9. (C//NF) On Afghanistan, General Bentegeat responded in detail to a direct question: "How should we approach the EU on this?" He discussed EUPOL first, the European Union Police Mission: "It's still very weak, the numbers are terrible, it won't improve." Further, he said the French decision to send gendarmes was very harmful for EUPOL, as the dispatching of gendarmes to NTM-A removes any pressure on member states to send them only to EUPOL. He attributed this decision to a French Presidency initiative for domestic reasons: gendarmes are not considered military reinforcements and so can be dispatched without exceeding caps on military deployments. He continued that there are many European Commission programs that could add important value for the military and for NATO in Afghanistan, but the Commission has still to determine a clear Afghanistan/Pakistan policy. He did pass on some good news saying the EU Special Representative and the Commission's representative would be merged in November into a single function, giving the NATO Senior Civilian Representative a single interlocutor for all EU issues. In his view, this could facilitate real NATO-EU coordination and the concrete possibility of more work together on the ground.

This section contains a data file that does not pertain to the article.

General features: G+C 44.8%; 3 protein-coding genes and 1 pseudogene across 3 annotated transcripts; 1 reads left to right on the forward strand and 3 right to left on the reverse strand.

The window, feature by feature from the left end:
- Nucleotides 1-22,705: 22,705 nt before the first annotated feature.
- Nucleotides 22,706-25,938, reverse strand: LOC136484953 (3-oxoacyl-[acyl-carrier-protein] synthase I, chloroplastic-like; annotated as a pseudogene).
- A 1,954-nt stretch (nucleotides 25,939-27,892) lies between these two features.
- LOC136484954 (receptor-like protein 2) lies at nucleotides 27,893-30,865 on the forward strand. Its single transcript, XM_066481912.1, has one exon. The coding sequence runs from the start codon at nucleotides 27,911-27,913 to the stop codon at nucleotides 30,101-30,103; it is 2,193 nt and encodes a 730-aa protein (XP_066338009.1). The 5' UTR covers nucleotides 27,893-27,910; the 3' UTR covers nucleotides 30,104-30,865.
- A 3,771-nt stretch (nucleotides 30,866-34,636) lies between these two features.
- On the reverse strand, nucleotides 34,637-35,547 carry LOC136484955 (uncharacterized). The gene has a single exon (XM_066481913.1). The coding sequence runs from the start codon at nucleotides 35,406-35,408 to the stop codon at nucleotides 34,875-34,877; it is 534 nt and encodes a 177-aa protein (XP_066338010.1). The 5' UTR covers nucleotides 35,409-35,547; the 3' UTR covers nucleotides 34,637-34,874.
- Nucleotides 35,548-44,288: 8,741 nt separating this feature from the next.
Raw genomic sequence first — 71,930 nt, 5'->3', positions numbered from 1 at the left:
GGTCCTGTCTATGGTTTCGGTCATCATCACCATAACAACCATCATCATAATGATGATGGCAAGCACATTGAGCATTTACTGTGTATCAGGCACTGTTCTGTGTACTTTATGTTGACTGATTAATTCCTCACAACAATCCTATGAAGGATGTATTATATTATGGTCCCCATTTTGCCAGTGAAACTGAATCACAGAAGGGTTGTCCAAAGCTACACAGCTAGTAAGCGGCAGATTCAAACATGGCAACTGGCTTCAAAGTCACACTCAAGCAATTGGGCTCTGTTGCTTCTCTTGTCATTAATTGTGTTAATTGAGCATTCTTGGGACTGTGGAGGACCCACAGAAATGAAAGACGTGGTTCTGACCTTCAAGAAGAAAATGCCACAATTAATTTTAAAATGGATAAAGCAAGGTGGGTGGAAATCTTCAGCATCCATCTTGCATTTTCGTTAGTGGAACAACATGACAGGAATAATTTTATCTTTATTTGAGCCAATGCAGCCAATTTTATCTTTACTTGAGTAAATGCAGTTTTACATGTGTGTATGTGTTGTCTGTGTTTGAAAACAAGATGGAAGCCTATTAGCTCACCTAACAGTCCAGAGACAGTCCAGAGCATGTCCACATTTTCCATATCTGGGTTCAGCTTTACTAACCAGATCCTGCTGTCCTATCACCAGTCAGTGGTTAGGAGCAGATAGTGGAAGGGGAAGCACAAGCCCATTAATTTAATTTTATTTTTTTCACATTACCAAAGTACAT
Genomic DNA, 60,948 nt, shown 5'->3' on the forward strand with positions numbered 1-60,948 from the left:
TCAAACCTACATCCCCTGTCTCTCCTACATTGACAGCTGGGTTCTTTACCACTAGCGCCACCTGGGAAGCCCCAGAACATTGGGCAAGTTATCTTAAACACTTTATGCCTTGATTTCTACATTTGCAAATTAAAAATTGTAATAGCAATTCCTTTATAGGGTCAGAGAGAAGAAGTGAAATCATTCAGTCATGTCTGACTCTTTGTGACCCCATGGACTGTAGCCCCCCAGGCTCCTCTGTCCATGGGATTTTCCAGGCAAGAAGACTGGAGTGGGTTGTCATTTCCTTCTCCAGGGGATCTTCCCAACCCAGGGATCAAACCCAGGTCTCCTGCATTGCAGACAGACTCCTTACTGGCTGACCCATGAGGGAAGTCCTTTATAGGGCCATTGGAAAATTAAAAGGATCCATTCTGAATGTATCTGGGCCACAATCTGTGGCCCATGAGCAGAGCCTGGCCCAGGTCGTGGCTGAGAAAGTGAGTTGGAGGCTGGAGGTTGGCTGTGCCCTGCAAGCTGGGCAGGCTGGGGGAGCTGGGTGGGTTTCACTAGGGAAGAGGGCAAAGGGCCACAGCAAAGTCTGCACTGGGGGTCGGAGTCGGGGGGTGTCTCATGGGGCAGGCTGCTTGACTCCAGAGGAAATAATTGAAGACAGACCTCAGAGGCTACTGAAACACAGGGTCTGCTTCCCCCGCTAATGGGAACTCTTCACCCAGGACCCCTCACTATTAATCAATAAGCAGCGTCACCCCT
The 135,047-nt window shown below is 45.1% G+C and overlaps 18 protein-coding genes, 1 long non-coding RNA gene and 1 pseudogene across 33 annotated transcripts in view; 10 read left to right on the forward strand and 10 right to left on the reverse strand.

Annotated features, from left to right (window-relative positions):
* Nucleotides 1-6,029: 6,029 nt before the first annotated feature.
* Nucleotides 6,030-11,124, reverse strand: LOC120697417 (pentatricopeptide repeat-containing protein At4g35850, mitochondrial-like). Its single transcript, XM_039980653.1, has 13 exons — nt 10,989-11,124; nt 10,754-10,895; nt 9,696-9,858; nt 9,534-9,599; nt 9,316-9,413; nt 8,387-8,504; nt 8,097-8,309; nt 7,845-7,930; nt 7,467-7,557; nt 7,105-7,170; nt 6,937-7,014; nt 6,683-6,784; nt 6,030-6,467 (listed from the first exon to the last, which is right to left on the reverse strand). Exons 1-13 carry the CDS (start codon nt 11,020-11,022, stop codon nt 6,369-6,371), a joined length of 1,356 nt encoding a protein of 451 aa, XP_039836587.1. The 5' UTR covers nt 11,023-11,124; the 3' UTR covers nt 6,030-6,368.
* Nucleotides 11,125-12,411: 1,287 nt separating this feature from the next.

Battlegroups to Afghanistan?